Anthony Scaramucci speaks at Unruh event

Ling Luo | Daily Trojan
Talking politics · Anthony Scaramucci, former communications director for the Trump White House, spoke at the Unruh Institute of Politics Tuesday.

He was joined by Unruh Institute of Politics Director Robert Shrum to discuss the current state of American politics, his experience on President Donald Trump’s 2016 campaign, his political views and his latest comments on the White House staff’s morale.

Scaramucci, commonly referred to as “the Mooch,” formerly served as Trump’s communications director and worked as a financier and entrepreneur before entering politics.

Shrum started the conversation on a humorous note, mentioning Scaramucci’s brief 10-day stint as communications director.

“I empathize with you because I worked with Jimmy Carter for 10 days,” Shrum said.

Scaramucci jokingly disagreed and noted that it would be 11 days, if a person bothered counting the days with their hands. But he acknowledged that after entering the role, he realized it wasn’t suitable for his honest personality. The pressure dawned on him after his first press conference.

In his self-introduction to the audience, Scaramucci spoke about his childhood in a blue-collar town, and his disengagement from the working class as he climbed the professional ladder after attending Harvard Law School and working at Goldman Sachs.

His experience on the Trump campaign allowed him to reconnect with working class people and understand what was important to them.

“It was like a wake-up call,” Scaramucci said. “What was being said to me was desperational. What was being said to me was about economic loss, factories closing down … Once I did 26 Donald Trump rallies and two Bernie Sanders rallies, then it dawned on me that [Trump] had a good shot to win.”

Shrum brought up how Scaramucci recently made headlines last week regarding his comments about the White House staff and their declining morale under the leadership of General John Kelly, Trump’s chief of staff. He predicted that more staff would leave following the departure of Hope Hicks, Trump’s latest communications director.

“I said those things publicly because it’s so obvious — it’s the secret that’s not so secret,” he said. “You’re being underserved by your government, so we have to fix it … I’m talking about [Kelly’s] operational style of management. And if he’s not going to change it, then we have to make a change.” 

Scaramucci openly criticized both the Democratic and Republican parties for the “establishment” behavior in Washington and Congress’ inability to pass significant legislation on issues the American people care about.

“All my Republican friends are going to be mad at me,” Scaramucci said, addressing the Republican party’s failure to pass health care reform. “They voted 268 times — repeal and replace, repeal and replace — they had seven and a half years to come up with a healthcare plan.”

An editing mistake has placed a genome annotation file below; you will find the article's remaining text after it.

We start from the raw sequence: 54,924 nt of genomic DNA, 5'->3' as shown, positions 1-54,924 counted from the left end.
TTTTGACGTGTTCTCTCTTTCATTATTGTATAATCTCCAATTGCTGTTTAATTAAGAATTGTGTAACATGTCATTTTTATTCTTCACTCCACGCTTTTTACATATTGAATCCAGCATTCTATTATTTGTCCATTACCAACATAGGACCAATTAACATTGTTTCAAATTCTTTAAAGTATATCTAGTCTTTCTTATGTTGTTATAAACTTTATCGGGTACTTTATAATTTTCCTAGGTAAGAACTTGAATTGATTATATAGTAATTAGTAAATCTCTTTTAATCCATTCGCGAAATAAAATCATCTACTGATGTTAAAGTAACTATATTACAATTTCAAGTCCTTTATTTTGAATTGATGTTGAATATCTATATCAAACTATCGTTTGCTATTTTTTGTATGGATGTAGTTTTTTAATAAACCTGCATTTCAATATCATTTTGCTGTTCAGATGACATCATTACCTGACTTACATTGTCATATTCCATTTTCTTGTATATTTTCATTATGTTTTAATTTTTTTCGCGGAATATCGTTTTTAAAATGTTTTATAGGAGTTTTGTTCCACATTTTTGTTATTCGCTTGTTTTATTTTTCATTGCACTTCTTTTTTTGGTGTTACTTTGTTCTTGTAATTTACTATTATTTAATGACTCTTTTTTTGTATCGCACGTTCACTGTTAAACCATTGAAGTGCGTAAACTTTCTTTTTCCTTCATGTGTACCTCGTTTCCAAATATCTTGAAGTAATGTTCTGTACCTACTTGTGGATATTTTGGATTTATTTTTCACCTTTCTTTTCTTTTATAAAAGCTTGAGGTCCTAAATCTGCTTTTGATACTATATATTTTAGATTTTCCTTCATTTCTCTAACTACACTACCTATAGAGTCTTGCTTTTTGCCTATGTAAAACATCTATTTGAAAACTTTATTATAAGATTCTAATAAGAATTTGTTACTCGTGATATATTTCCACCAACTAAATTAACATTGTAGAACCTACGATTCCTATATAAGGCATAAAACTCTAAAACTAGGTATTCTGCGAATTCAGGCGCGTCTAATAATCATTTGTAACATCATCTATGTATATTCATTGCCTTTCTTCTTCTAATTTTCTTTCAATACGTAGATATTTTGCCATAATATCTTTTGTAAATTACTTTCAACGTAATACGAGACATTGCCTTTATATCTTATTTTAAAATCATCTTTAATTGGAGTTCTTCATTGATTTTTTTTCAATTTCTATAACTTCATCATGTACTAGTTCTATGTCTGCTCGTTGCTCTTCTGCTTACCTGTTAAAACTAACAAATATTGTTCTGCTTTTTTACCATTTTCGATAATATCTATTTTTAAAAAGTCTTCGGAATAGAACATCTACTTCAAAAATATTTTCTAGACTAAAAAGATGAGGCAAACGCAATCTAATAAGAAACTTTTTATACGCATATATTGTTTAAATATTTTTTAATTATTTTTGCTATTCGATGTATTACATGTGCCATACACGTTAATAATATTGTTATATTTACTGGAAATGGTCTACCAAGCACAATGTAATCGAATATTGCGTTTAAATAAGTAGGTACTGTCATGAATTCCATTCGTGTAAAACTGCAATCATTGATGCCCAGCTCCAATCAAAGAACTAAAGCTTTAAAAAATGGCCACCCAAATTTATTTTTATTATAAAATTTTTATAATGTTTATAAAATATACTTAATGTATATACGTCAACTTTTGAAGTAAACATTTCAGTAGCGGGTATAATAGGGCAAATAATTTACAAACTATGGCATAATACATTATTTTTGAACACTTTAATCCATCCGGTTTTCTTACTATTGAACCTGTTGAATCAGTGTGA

However, Scaramucci acknowledged that he holds fiscally conservative yet socially inclusive views and praised certain aspects of the Republican tax plan, like the corporate tax cut. Though he no longer works for Trump, Scaramucci constantly emphasized his respect for the president and partially attributes the administration’s inaction to the deadlock in Congress.

“I think he’s very human,” Scaramucci said, when asked about Trump’s perceived lack of empathy toward the Parkland, Fla. shooting survivors. “He’s in the room with people who might not like him; he’s in the room with people who have different views on gun control … The guy is not the ogre and the two-dimensional person they make him out to be.”

Yet, he noted how Trump also has shortcomings the president should address, such as his vocal criticism of the media and his failure to denounce the violent actions of white nationalists in Charlottesville, Va.

His remarks led to questions about whether he ever planned to run for office, which he admitted would be impossible for him as a Republican in New York, an overwhelmingly blue state.

But some students, like Stephanie Corrigan, a junior majoring in political science, thought otherwise of Scaramucci’s persona.

“I felt like he was very much the quintessential politician, like he knew how to work the crowd,” Corrigan said. “He was able to be funny and make people laugh, which definitely seemed to work in his favor. I wouldn’t be surprised if he ultimately ended up running for something.”

To conclude the discussion, Scaramucci ended with a sentiment of inclusion and progress.

“We have to create social progress, so we have to call each other out and make each other aware of these issues, and make sure that each of us know that whatever our skin color, our sexual orientation, our religious orientation — that we’re all the same,” he said. “We want the same things and we’re all good people.”